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Spandorfer J, Pohl C, Nasca T, Rattner SL, eds. Professionalism in Medicine : A Case-Based Guide for Medical Students. Cambridge: Cambridge University Press; 2010.

Thomas Jefferson University

Video: Commitment to Honesty with Patients | Commentaries

A Medical Student Perspective

As a fourth year medical student, Dr. Wilfond's below essay struck a chord. He makes a compelling case for full and complete disclosure by a student doing a first-time procedure. Then why, I wonder, when I found myself in a similar situation, was "acting ethically" neither clear nor easy?

During my recent Emergency Medicine rotation I saw a middle-aged man with AIDS and severe neck pain. When I presented to my preceptor, he responded, "So you'll do the LP." We briefly discussed that this would be my first time doing the procedure, although I had watched plenty. He assured me that he would lead me through it. I reflexively took his offer as a sign that I was worthy to do the procedure. The desire for approval from respected preceptors goes beyond formal grading.

When I explained to the patient that I would be doing the procedure with my doctor supervisor close by, he laughed: "Oh yeah, last time the rookie couldn't get it, but neither could any of the old doctors." Clearly I was in a situation with an informed patient and a thoughtful preceptor, yet I still chose not to tell this patient it was my "first time." He seemed to understand that I was inexperienced, but if I told him directly that this was my first time, would he still consent to the procedure? During our conversation, I was conscious of my own tug between wanting to be honest in combination with a near-desperate desire to try the LP. By making my inexperience explicit, I worried I would not only make the patient more nervous, but also risk having this learning opportunity taken away.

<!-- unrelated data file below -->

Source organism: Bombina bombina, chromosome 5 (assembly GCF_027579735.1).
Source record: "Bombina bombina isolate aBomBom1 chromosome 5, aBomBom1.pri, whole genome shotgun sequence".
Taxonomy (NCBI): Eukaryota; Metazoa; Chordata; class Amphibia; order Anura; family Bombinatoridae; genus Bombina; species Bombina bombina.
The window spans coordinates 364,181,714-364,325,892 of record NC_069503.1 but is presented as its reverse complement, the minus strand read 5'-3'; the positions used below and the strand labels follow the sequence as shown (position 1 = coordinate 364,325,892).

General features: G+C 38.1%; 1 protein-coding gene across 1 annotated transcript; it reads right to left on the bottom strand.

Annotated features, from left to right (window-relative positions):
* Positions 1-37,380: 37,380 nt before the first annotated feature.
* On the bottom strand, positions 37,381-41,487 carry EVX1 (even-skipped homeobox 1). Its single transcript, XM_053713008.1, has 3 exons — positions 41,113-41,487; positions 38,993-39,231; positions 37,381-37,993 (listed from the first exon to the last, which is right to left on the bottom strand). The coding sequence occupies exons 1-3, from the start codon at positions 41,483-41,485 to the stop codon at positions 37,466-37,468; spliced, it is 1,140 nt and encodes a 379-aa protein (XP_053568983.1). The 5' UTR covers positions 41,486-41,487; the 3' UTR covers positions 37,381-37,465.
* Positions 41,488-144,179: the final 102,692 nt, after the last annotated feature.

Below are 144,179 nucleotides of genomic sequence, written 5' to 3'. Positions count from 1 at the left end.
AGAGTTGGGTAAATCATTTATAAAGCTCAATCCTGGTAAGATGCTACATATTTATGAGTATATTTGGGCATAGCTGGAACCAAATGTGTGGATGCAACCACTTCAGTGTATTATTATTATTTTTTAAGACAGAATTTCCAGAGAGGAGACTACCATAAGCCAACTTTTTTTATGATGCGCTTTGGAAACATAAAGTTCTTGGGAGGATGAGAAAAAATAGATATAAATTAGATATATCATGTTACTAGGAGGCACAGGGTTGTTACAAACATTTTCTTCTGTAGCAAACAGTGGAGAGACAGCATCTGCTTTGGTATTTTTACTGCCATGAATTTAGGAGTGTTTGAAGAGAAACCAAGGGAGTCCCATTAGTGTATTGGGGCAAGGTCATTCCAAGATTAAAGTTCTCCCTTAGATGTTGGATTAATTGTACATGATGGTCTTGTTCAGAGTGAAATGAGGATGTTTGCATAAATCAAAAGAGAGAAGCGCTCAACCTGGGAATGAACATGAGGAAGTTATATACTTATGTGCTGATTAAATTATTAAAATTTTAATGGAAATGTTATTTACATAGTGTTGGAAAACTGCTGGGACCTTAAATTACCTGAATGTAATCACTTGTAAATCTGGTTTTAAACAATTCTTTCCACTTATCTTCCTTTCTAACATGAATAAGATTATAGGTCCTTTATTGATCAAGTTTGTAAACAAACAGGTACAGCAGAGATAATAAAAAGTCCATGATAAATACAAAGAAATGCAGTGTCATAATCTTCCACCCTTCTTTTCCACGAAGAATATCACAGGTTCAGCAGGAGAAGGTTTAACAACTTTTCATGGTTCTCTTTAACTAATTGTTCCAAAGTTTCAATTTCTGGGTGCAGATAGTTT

Should a patient be given the opportunity to opt in or out of having a medical student doing a procedure for the first time? We typically learn using patients until someone objects. Hospital employees or physician's family members often avoid care by a student. Conversely, families who do not speak English are rarely informed or empowered enough to opt out of student care. When students like Rebecca are put in the awkward position of being called "Student Doctor,"our participation verges on deception.

During my clinical rotations, I became aware of a perceived race to learn procedures. Learning how to do a paracentesis seemed like less of a learned skill and more of a badge of honor. On rotations lacking hands-on practice with procedures, I feared I was "falling behind"my classmates. In reality, we all need to learn procedures on some patients in order to perform them competently on future patients. As discussed below, the potential risks and benefits justifies a medical student's participation in some cases while not in others.

In the end, I attempted but did not get the LP. The attending guided me until it was time for his hands to take over. I felt indebted to the patient for allowing me this chance to learn. In return, I spent time giving careful answers to his questions and smuggled graham crackers from the nurses' stations. I hope that despite a few extra pokes in his back, his overall experience was enhanced by my participation. As medical students, we continually struggle to find our role; what do we do for patients, and not just to patients. While we lack experience, we should not underestimate what we can offer: time, compassion and a fresh perspective. Ultimately, honest communication may go farther to help patients than whether or not we "get the LP."

Sarah Bergman Lewis
University of Washington School of Medicine